Haven’t posted a lightning strike in what feels like AGES, which is probably far from the truth. Anyways, this was a towering strike that I cropped to fill the entire frame. The original capture had it a bit more to the left than I liked. When shooting lightning, sometimes you don’t aim in the right spot and almost miss. So cropping is a fantastic way to recompose the image to get your bolt looking awesome.

In the realm of weather, a lightning strike that hits the surface of the earth is technically called “Cloud to Ground” or CG. These are the kind I of course go for. There are very, very rare occasions where “In Cloud” lightning creates an awesome image.

I have one of those rare ones that I’ll post at a later day. One of my favorites.

A road less traveled

A road less traveled - Arizona dirt road clouds

(click to view on black // canon 5d mark ii, tamron 17-35mm 2.8, 17mm, f/16, iso 100, 1/60 // buy print)

A random dirt road off I-17 between Phoenix and Flagstaff. The day was supposed to be epic up north, but it turned out to be mostly a bust. Still, my daughter and I drove down this road looking for something interesting to shoot against the puffy clouds and desert-y terrain.

I climbed a low hill to shoot the giant rocks up there, but ended up seeing this instead and liked it a whole lot better. Love me some roads and love seeing them curve and bend as they disappear.

Leaning

Leaning - Arizona Monsoon Lightning

(click to view on black // canon 5d mark ii, tamron 17-35mm 2.8, 17mm, f/22, iso 400, 5 sec // buy print)

The thing about wide angle lenses is that they give you the perception that things are far away. Like these lightning strikes. They probably were a decent distance aways, but I was hanging in there and hanging in there hoping to get a photo with strikes as big as possible. I was ducking down, hunched over as the storm crawled towards me and the lightning going nuts all over.

This was not just a normal thunderstorm…this was a severe warned cell down in Tucson and therefore intense. The clouds that I had just shot off to the left were some of the spookiest I’ve ever seen in Arizona and I’ll post those sometime soon.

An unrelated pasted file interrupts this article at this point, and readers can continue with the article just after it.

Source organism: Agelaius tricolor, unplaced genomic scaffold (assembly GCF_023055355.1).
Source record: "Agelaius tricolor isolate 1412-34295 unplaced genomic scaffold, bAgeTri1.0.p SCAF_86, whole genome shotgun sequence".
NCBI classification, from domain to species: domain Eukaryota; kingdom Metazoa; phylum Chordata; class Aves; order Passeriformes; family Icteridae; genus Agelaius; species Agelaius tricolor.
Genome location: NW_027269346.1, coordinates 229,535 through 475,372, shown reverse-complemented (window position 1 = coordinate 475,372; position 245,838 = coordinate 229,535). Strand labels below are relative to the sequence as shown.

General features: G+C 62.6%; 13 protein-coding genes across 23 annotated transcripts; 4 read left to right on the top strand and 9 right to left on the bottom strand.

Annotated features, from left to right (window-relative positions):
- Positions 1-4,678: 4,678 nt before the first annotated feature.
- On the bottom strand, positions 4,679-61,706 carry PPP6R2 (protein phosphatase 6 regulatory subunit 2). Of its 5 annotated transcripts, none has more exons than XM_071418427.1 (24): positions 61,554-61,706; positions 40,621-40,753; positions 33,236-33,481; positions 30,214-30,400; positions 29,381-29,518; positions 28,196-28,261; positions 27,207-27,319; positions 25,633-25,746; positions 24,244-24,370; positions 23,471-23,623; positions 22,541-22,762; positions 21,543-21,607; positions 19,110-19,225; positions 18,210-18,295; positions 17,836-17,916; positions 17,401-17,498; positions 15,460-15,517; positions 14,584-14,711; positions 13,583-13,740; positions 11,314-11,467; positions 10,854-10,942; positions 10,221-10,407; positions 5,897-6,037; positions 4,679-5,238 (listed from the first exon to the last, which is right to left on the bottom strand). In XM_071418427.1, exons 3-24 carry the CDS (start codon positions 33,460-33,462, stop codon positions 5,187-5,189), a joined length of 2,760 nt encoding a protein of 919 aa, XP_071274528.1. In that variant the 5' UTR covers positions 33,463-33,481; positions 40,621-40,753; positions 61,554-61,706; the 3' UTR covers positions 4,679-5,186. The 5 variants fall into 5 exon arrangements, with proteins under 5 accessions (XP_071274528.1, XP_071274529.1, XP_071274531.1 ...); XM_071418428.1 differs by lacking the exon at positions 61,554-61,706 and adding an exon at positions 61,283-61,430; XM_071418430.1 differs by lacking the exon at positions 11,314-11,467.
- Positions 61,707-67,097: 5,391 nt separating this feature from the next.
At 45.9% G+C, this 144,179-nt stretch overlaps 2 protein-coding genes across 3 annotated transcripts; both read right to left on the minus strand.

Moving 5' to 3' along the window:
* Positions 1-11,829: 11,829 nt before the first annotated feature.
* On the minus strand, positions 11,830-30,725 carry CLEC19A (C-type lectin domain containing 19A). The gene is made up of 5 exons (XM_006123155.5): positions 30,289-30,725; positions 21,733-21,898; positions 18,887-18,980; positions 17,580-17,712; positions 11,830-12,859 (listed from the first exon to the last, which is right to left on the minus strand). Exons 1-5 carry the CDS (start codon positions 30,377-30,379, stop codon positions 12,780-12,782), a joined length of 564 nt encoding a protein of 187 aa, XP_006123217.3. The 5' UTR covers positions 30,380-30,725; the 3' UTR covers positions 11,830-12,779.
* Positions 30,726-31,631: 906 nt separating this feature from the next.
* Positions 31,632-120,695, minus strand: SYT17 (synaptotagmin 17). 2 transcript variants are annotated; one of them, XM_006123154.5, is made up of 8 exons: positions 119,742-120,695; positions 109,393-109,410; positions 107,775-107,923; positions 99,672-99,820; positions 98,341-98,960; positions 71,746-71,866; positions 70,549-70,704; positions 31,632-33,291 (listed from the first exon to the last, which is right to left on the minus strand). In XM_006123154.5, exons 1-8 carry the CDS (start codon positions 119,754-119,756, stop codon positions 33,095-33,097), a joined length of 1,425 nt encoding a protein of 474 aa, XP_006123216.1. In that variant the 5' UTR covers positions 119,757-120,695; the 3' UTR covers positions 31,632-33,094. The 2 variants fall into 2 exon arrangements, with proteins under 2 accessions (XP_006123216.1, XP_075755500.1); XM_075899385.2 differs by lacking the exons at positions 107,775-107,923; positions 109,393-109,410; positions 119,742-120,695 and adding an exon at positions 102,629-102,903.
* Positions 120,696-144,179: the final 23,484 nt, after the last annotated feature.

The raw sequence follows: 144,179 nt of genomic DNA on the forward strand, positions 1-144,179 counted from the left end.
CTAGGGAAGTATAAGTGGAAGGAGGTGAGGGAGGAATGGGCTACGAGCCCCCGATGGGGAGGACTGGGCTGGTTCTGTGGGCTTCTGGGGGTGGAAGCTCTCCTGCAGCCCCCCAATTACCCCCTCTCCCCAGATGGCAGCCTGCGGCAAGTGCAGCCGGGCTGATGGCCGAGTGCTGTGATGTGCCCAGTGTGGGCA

The Saguaro on the left…that isn’t the fault of the lens, it was just a leaning cactus.

Probably one of my favorite images from the season. A mean, beautiful looking storm with unusual colors, gorgeous textures, lightning strikes and a well-lit desert foreground to display the awesomeness of Arizona.

Weather on the Bradshaws

Storms on the Bradshaws - Arizona Monsoons

(click to view on black // canon 5d mark ii, tamron 17-35mm 2.8, 17mm, f/22, iso 100, 1/5 sec // buy print)

So all spring long (and all year long really), I like to keep up with the stormchasers from the midwest. They post photos from chases and usually you see some wicked storms that make me insanely jealous. And some of the photos are really, really great. For example, Stephen Locke and Extreme Instability.

But most of the time chasers just snap images from inside their car, on a road with cars flying by, powerlines, etc. They are just there to see and shoot, nothing very artistic. Mostly for memories. And for me…I always wish I could be out there seeing what THEY are seeing so I could frame it in a beautiful way. A windmill, an old barn, whatever.

The reason I rambled on about that is because of my shot today. There really isn’t much of an interesting foreground. I don’t have tall saguaro cacti. No giant rocks, or trees. Or abandoned structures.

Just the Bradshaw Mountains and a beautiful storm.

Storm clouds change so fast, sometimes when you see something amazing, you literally have minutes to shoot it before it’s gone. This cloud was one of those moments. What I see is a little horse-shoe-shaped base wrapping around falling rain. The entire structure headed towards me like a flying saucer. Absolutely gorgeous in my eyes.

And I wanted to capture it, whether I had a cool foreground or not. Sometimes when you are out stormchasing, that’s all you can do.